Everything You Need to Know About Texas BBQ

Beef over pork. Always.

Dan Gentile/Thrillist
Dan Gentile/Thrillist

As anyone can attest who’s ever taken Geography 101 or put together a wooden puzzle of the United States as a kid: Texas dwarfs all but one other state. (And we’re pretty sure nobody’s making pilgrimages to Alaska for their BBQ.) In fact, the Lone Star State is so big that even within its borders you’ll find several distinct styles from east to west. But it’s Central Texas style that, for good reason, has become the benchmark for evaluating the very best of slow-smoked meats. We know it can be hard to understand what makes the state's barbecue unique if you haven't spent time in Central Texas, here's everything you need to know to devour barbecue like a true Texan.

When people say “Texas-style,” they mean “Central Texas-style”

South Texas focuses on barbacoa, East Texas serves chopped beef, and West Texas cooks over direct heat in a style more akin to grilling. The food varies depending on where you are in the state, but when people use the term “Texas barbecue” it almost always translates the Central Texas-style of cooking brisket low and slow over indirect heat. Because you'll rarely see the other varieties unless you're road-tripping to remote corners of the state, most of this article concerns the style associated with Central Texas.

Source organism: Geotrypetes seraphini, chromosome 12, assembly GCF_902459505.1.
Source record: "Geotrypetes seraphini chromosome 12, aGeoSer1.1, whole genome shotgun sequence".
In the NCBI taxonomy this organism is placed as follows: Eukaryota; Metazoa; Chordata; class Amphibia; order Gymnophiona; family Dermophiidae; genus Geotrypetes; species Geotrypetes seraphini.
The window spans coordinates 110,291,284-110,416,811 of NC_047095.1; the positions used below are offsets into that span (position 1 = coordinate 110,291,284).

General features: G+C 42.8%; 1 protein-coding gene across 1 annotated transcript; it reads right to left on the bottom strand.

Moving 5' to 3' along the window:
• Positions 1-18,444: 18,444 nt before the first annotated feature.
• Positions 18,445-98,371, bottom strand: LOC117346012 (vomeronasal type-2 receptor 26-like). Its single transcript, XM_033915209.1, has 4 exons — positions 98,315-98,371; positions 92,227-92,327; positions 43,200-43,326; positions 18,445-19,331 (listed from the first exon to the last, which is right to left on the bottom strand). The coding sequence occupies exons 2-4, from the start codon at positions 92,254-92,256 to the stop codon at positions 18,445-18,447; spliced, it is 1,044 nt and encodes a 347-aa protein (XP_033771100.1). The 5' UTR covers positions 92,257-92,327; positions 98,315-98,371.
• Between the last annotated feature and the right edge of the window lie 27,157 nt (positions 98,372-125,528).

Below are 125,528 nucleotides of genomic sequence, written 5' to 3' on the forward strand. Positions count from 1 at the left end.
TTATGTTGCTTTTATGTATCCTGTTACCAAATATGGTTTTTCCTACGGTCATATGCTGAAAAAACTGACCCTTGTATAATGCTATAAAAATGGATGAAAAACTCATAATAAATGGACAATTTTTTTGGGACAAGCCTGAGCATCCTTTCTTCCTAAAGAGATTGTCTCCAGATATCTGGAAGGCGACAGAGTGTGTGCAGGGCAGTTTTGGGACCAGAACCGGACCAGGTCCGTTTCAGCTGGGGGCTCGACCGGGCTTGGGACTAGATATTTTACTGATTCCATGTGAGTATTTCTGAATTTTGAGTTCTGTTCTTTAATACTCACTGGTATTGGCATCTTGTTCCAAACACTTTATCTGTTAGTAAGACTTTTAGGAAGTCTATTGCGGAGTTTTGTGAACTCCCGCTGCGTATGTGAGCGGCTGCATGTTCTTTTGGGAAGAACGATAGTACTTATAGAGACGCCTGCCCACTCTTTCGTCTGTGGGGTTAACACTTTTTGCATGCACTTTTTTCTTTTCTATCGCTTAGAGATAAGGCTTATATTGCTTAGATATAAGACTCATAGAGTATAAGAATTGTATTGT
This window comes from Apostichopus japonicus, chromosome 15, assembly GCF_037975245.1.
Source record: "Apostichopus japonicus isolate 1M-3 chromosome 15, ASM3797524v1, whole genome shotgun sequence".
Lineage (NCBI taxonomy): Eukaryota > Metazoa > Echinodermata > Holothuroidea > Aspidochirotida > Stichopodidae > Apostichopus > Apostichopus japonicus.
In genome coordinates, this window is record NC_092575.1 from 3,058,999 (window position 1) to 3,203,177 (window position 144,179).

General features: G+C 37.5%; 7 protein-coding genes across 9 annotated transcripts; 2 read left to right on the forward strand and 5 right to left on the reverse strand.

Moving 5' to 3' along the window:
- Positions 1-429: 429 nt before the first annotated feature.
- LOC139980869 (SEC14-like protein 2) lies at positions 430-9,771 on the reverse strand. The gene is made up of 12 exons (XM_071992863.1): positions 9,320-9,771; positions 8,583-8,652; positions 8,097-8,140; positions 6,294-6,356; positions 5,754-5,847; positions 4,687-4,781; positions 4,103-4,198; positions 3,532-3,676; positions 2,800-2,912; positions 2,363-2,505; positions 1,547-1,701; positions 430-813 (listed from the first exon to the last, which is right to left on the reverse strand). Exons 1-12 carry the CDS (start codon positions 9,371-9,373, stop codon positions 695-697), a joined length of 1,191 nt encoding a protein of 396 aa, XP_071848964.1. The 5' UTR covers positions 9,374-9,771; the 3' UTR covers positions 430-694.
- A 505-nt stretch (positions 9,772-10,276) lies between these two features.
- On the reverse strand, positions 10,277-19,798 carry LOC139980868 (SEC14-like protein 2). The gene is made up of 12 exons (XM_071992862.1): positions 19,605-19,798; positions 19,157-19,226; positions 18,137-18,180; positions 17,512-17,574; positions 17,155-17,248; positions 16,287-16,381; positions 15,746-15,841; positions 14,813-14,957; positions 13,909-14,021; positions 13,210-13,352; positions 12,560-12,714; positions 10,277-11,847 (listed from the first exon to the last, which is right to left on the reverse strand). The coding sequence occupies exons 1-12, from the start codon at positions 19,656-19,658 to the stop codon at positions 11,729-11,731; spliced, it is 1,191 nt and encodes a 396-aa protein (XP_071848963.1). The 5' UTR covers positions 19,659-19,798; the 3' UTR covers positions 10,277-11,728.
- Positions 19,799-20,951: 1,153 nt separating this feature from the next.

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Beef reigns supreme

The first thing that makes Texas the iconoclast of the ’cueing world is a worship of beef over pork. The preference dates back to the cattle industry, but culturally you can chalk it up to bigger-in-Texas palates and the arguably higher-quality beef available in the state. Debate all you wish about proteins, but it's tough to convince a Texan that the other white meat packs more flavor than a well-cooked piece of beef, especially in places that serve Prime or Wagyu cuts that elevate the BBQ experience even higher.

The two types of brisket are moist and lean